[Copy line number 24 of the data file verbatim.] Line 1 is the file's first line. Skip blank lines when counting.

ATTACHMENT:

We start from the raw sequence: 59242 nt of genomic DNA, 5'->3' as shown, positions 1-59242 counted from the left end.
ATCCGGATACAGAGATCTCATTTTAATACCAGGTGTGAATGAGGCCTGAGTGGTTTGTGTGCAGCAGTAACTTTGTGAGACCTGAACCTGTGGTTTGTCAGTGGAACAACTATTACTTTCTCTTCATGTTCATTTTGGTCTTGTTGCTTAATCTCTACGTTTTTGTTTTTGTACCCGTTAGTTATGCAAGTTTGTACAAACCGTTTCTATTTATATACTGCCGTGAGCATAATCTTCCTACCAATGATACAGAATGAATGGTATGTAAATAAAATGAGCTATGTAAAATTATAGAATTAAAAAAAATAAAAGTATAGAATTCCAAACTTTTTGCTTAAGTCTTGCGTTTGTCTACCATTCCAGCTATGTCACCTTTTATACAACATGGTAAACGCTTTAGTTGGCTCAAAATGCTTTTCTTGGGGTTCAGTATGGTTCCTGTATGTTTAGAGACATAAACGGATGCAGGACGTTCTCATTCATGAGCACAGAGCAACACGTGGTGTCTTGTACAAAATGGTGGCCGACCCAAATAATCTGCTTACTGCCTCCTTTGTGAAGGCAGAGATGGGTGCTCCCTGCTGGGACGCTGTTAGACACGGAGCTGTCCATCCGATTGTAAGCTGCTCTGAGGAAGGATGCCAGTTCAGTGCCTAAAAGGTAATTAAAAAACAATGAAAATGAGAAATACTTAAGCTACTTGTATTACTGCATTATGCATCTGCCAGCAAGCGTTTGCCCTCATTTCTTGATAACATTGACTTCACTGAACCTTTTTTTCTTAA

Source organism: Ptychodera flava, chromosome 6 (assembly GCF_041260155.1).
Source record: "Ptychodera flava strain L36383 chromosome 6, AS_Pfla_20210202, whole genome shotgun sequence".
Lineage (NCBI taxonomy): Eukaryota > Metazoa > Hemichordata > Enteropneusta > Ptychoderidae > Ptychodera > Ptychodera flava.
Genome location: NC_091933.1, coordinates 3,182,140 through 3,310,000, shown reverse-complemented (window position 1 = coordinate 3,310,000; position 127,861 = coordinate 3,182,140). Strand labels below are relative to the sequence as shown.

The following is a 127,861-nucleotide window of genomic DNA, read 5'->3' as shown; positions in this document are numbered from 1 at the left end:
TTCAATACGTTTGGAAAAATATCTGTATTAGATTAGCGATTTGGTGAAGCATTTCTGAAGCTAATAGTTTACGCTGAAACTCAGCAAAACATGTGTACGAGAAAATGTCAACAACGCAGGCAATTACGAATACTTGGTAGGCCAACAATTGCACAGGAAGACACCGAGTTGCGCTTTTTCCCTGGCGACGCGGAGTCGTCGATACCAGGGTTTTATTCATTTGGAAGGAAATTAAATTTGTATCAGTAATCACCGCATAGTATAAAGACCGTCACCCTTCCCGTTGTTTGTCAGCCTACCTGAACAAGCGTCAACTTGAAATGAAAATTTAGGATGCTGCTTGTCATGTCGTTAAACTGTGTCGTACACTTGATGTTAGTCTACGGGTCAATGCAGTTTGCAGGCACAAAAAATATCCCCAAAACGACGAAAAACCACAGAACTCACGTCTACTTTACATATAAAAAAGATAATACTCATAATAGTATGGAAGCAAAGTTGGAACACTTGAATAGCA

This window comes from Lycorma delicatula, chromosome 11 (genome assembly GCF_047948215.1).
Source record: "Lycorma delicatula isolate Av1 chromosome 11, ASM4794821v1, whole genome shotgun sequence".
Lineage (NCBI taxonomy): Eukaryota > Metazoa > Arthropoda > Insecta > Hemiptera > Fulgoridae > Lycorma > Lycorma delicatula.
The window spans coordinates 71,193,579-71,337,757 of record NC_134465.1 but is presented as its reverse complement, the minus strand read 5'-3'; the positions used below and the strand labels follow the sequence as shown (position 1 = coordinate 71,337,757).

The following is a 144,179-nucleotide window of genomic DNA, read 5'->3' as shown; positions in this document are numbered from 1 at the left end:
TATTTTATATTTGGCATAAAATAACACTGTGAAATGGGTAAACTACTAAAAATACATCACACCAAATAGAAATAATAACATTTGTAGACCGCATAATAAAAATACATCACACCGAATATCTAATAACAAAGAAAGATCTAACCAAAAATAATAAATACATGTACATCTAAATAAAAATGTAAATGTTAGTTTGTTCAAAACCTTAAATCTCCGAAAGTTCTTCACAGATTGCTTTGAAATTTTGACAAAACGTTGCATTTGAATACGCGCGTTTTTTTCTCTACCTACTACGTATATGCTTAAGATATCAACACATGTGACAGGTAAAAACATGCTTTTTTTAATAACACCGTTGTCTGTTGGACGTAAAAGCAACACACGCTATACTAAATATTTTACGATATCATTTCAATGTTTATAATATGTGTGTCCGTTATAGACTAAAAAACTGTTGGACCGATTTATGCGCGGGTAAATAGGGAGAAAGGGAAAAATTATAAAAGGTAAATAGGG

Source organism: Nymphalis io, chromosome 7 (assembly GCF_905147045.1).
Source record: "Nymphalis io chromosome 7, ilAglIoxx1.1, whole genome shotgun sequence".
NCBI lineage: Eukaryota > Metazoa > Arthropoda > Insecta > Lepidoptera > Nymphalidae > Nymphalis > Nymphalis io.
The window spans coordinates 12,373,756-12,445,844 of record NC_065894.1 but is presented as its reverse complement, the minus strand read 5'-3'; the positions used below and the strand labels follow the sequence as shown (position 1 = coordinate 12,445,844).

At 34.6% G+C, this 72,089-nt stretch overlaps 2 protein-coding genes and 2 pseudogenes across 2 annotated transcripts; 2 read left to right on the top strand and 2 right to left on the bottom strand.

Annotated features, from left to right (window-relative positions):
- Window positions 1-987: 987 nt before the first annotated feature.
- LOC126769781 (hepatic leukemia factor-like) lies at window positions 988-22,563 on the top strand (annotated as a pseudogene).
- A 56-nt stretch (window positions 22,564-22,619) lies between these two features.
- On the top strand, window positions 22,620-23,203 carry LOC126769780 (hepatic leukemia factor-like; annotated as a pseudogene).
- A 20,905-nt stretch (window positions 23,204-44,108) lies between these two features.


- On the top strand, window positions 22,620-23,203 carry LOC126769780 (hepatic leukemia factor-like; annotated as a pseudogene).